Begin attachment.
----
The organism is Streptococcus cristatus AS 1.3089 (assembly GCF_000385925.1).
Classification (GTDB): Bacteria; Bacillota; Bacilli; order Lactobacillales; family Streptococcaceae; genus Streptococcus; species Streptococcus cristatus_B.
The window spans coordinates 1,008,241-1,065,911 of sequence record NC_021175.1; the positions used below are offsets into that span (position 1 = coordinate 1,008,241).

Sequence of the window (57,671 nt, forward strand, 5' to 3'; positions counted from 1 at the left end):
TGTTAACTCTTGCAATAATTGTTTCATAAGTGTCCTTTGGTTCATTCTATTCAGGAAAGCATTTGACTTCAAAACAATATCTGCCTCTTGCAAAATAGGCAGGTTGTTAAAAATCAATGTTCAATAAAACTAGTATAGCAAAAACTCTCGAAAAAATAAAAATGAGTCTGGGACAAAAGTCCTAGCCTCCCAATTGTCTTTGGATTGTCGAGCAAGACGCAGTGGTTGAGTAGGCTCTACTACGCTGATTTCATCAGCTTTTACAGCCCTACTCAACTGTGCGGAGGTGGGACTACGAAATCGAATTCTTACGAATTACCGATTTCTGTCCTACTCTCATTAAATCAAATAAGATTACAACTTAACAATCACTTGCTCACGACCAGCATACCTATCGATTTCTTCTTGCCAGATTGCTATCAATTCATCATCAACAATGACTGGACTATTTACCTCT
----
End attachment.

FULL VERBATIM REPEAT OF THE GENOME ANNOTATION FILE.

The organism is Streptococcus cristatus AS 1.3089 (assembly GCF_000385925.1).
Classification (GTDB): Bacteria; Bacillota; Bacilli; order Lactobacillales; family Streptococcaceae; genus Streptococcus; species Streptococcus cristatus_B.
The window spans coordinates 1,008,241-1,065,911 of sequence record NC_021175.1; the positions used below are offsets into that span (position 1 = coordinate 1,008,241).

Sequence of the window (57,671 nt, forward strand, 5' to 3'; positions counted from 1 at the left end):
TGTTAACTCTTGCAATAATTGTTTCATAAGTGTCCTTTGGTTCATTCTATTCAGGAAAGCATTTGACTTCAAAACAATATCTGCCTCTTGCAAAATAGGCAGGTTGTTAAAAATCAATGTTCAATAAAACTAGTATAGCAAAAACTCTCGAAAAAATAAAAATGAGTCTGGGACAAAAGTCCTAGCCTCCCAATTGTCTTTGGATTGTCGAGCAAGACGCAGTGGTTGAGTAGGCTCTACTACGCTGATTTCATCAGCTTTTACAGCCCTACTCAACTGTGCGGAGGTGGGACTACGAAATCGAATTCTTACGAATTACCGATTTCTGTCCTACTCTCATTAAATCAAATAAGATTACAACTTAACAATCACTTGCTCACGACCAGCATACCTATCGATTTCTTCTTGCCAGATTGCTATCAATTCATCATCAACAATGACTGGACTATTTACCTCT